Is Vodafone one of the FTSE 100’s greatest value shares?

The Vodafone share price has been depressed for years. Is now the time for fans of value shares to think about snapping up this unloved FTSE 100 stock?

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Vodafone Group‘s (LSE:VOD) share price has shown signs of life in recent weeks. But the FTSE 100 stock remains much cheaper than it was a year ago. So I’m considering whether it could be one of the index’s best value shares to buy right now.

Let me talk you through why I think it could be too cheap to miss.

Earnings

The first thing to analyse is Vodafone’s share price relative to its projected earnings. I’ll do this using the price-to-earnings (P/E) ratio.

Vodafone's P/E ratio versus the competition.
Created with TradingView

As the chart shows, the company’s forward-looking multiple sits at around 8.2 times, beneath the corresponding readings of rivals (in descending order) Deutsche Telekom, Telefonica, and Orange.

Only fellow Footsie share BT Group trades on a lower ratio. Furthermore, Vodafone’s P/E ratio is also below the FTSE 100 average of 10.5 times.

A low earnings multiple is often associated with shares that have poor growth prospects. But this isn’t an accusation that can be thrown Vodafone’s way, at least if City analysts are to be believed.

The firm’s forecast to grow earnings 19% in the current financial year (to March 2025). And the bottom line’s tipped to swell an extra 17% in fiscal 2026 too.

As a consequence, Vodafone shares also trade on price-to-earnings growth (PEG) ratio of 0.5. Any reading below 1 indicates a share is undervalued.

Dividends

Next, we’ll have a look at the dividend yield, which expresses dividend income as a percentage of the current share price.

Last month, Vodafone announced plans to rebase the dividend to 4.5 euro cents per share. As you can see, this means it lags all of its rivals (bar Deutsche Telekom) when it comes to yield.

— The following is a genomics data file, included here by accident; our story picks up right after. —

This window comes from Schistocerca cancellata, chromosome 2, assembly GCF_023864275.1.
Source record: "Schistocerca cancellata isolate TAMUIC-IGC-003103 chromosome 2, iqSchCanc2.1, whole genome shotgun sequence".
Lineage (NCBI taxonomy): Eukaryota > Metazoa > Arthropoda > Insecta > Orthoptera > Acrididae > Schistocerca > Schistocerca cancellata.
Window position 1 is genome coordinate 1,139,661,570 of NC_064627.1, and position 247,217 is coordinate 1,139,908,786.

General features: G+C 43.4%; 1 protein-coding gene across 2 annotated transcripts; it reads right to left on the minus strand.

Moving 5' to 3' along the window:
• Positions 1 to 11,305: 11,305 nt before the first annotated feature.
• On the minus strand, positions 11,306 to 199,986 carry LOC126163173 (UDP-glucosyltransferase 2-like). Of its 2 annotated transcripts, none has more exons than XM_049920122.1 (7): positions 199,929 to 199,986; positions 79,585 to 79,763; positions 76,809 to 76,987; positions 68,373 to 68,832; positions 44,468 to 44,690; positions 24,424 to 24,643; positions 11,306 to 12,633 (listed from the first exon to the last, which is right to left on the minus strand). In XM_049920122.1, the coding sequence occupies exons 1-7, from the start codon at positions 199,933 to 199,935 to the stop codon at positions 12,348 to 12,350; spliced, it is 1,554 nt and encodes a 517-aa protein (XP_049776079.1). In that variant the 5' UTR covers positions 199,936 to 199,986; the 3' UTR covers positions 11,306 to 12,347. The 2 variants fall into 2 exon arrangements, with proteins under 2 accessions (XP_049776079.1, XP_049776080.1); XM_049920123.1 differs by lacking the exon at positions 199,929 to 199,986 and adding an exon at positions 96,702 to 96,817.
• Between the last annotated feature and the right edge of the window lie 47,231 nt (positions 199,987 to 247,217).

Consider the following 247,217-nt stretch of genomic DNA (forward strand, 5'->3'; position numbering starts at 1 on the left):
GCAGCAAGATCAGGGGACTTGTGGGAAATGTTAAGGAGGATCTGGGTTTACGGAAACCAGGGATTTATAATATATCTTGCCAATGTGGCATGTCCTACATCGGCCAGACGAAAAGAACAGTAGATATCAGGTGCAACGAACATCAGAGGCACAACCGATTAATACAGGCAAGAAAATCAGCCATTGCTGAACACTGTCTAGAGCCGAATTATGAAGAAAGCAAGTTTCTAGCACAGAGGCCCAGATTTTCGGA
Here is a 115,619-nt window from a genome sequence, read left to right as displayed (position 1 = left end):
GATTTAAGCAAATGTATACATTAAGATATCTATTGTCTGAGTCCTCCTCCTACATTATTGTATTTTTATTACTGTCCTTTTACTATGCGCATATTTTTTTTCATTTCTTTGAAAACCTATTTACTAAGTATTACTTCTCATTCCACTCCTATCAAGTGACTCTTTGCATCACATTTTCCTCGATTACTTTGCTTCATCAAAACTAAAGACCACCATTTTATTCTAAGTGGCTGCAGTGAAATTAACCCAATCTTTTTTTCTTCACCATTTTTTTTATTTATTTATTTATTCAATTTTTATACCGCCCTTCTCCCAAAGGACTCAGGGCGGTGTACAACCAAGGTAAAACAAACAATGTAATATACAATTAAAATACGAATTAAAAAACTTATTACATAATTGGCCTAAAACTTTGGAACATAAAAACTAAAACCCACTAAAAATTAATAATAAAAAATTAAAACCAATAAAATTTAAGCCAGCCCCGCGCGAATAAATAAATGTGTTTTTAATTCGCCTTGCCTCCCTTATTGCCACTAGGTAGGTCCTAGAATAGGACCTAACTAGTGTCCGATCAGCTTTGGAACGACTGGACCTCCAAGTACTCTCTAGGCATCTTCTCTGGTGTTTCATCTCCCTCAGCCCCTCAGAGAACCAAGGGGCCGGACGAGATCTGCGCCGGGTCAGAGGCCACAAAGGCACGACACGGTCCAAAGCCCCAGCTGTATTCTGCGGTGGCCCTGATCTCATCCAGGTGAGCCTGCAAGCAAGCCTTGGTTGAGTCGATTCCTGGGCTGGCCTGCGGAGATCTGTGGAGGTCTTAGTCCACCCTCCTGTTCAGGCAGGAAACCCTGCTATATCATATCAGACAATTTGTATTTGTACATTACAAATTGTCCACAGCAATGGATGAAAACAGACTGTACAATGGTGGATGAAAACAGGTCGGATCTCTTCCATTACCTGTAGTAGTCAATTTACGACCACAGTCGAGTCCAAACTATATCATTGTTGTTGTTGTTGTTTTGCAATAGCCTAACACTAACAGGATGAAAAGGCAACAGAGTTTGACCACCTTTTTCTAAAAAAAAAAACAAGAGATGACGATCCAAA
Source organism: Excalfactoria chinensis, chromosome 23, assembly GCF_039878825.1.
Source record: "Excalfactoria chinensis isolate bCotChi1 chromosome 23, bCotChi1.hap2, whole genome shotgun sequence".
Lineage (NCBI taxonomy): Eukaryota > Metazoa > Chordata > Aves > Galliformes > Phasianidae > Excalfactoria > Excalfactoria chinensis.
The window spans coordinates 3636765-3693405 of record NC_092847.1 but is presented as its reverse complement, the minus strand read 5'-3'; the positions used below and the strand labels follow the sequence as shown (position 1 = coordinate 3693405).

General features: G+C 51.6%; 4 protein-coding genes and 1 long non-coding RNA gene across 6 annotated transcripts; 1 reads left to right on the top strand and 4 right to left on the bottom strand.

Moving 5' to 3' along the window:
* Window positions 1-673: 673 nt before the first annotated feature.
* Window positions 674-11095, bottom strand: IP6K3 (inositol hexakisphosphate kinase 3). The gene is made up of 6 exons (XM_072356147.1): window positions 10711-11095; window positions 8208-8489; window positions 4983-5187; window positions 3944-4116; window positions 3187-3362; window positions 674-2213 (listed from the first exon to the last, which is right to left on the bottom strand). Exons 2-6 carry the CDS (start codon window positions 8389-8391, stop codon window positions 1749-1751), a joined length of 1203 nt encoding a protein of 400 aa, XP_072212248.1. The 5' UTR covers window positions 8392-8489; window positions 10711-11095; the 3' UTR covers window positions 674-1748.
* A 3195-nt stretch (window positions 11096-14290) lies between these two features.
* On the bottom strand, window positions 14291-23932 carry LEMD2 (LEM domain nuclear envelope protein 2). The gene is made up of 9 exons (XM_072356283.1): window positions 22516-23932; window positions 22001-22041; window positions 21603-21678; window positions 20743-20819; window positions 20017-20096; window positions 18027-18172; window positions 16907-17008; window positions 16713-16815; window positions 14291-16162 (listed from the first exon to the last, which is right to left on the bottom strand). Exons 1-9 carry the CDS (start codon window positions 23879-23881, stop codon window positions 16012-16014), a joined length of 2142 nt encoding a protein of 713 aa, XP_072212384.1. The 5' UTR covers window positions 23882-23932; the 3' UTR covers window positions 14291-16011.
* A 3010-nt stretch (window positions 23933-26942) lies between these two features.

StockForward dividend yield
 Vodafone5.5%
 Deutsche Telekom3.8%
 Telefonica7.3%
 Orange6.9%
 BT6.9%

That doesn’t mean the yield’s been bombed out however. It still comfortably beats the broader FTSE 100’s forward average of 3.7%.

Assets

The final step is to consider Vodafone’s share price relative to the value of its assets. I can do this with the price-to-book (P/B) ratio, which divides the total book value (assets minus liabilities) by the total number of outstanding shares.

Vodafone's P/B ratio versus the competition.
Created with TradingView

Any reading below 1 indicates that a share is cheap based on its assets. Vodafone’s reading comes out under 0.4.

On top of this, the firm’s P/B ratio also sits below those of all its industry rivals (in descending order these are Deutsche Telekom, Telefonica, Orange, and BT).

Should I buy Vodafone shares?

All things considered, I think Vodafone is a bargain at its current price around 69p. Despite that recent dividend cut, it still offers an excellent dividend yield, while the firm also looks mega cheap using those other metrics.

There’s still much uncertainty hanging over the telecoms giant. Its turnaround in the key German market’s only in its early stages, for instance. And its fibre broadband and 5G rollout programme is massively expensive and could impact future dividends.

But the long-term outlook here remains attractive, in my opinion. Huge restructuring could leave Vodafone in a great place to effectively exploit the rising digitalisation across Europe and Africa. Now could be a good time to consider opening a position given the cheapness of its shares.

Should you invest, the value of your investment may rise or fall and your capital is at risk. Before investing, your individual circumstances should be assessed. Consider taking independent financial advice.

Royston Wild has no position in any of the shares mentioned. The Motley Fool UK has recommended Vodafone Group Public. Views expressed on the companies mentioned in this article are those of the writer and therefore may differ from the official recommendations we make in our subscription services such as Share Advisor, Hidden Winners and Pro. Here at The Motley Fool we believe that considering a diverse range of insights makes us better investors.

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